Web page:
It’s a lousy thing to do, it’s unprofessional, as well as a bunch of other mean things that I’d rather not say.  I need to say that I don’t know how these people work.  For all I know they’re calling fifty people a day and don’t have the time to call all them back to say ‘sorry, we don’t need you right now.’  I get that.  At the same time, I’m pretty sure there is some kind of computerized system keeping track of all this stuff.  If that computer would just send me an email saying : “Sorry, it didn’t work out,” that would be great.  On the rare occasion when a recruiter DOES keep in touch after the fact, I make sure to let them know that I appreciate their professionalism.  Sadly, that’s more the exception rather than the rule.

One thing that always throws me off is when I get multiple calls from different people at the same staffing agency within the same week.  Once again, I don’t know how things work at those places.  I don’t know if potential hires are assigned to a specific recruiter, but when that second guy or gal calls from the same recruiting agency, in my head I’m thinking: “Waitaminute, isn’t the first person already working with me?”  The conversation usually gets a little bit awkward after that.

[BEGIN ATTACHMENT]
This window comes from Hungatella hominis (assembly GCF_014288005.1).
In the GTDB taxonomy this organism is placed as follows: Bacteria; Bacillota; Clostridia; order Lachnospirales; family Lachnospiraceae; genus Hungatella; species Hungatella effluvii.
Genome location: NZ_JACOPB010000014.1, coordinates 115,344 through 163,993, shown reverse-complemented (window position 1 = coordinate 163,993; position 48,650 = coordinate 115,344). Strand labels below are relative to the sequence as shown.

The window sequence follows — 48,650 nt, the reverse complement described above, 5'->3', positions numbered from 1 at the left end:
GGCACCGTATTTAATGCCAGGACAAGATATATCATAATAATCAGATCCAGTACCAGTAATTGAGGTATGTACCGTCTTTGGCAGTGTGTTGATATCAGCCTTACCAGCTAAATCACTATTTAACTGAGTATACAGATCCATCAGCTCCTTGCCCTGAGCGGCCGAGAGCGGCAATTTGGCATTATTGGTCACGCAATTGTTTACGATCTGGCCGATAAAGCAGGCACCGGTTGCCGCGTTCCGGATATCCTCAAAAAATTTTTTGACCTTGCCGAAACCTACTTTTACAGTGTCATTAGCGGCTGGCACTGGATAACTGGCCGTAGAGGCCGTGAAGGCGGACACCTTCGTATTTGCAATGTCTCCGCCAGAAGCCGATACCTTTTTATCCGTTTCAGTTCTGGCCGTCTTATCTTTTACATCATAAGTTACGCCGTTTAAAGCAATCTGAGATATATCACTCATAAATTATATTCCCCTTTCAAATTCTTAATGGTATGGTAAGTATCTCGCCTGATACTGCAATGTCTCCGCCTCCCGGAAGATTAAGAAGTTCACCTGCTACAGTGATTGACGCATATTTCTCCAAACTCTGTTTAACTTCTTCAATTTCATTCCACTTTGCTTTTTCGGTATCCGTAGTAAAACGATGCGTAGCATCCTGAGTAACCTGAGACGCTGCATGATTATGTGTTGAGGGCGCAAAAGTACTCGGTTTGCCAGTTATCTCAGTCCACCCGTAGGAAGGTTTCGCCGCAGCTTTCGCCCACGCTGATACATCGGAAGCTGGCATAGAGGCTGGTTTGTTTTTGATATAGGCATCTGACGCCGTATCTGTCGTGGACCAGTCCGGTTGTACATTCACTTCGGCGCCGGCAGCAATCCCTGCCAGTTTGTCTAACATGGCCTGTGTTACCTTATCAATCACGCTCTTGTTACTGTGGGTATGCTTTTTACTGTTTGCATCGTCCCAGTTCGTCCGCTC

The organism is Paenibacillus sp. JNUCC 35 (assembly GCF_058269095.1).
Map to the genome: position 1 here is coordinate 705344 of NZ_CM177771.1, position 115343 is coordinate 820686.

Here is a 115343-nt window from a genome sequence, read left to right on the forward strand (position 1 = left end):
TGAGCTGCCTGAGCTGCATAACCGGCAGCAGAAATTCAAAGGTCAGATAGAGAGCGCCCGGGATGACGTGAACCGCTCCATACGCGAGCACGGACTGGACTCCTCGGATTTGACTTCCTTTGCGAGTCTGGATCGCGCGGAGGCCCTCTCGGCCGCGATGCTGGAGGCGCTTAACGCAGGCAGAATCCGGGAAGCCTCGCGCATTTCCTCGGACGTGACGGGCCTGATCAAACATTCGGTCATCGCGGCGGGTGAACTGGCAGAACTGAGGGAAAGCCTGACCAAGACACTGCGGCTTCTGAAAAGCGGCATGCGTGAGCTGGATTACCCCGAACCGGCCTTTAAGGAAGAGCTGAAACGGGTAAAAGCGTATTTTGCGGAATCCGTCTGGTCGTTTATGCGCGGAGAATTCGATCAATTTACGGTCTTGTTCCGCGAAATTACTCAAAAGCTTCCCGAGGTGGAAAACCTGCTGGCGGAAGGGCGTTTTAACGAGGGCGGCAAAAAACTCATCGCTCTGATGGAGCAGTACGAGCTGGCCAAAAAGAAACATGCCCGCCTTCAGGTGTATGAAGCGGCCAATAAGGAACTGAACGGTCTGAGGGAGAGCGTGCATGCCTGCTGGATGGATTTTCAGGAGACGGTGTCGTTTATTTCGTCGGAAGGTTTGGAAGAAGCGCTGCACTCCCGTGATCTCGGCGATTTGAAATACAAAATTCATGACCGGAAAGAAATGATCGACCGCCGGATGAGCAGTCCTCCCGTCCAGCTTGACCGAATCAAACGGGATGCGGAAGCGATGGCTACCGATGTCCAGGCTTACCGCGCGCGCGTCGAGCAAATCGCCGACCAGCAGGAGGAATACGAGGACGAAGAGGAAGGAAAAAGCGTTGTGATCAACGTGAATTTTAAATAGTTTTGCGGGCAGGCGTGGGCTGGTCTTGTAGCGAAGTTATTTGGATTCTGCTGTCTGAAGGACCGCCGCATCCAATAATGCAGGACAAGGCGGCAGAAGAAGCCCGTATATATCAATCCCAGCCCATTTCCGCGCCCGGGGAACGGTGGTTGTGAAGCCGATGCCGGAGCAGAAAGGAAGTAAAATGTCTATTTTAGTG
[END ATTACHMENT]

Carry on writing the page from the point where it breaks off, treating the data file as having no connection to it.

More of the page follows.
It’s also fun when they don’t bother to check if you aren’t already in their system.  Had a fun talk with one of those lately.  What made that situation even more maddeing was that I had actually WORKED for that agency years ago.

Equally annoying is when the recruiter does not read your online profile and tries to submit you for a job that you are clearly not qualified for.  I have some interest in being a technical writer, so if an entry-level opportunity were to come about, or if someone was willing to give me a shot…HINT HINT…I’d take it.  I have to wonder, though, about a recruiter that submits me for a tech writer role that requires years of experience, even after I send them my resume that indicates very little actual tech writing experience.  Again, I don’t know how these people or these agencies work, so I wonder if they’re just trying to meet some quota when we go through those motions.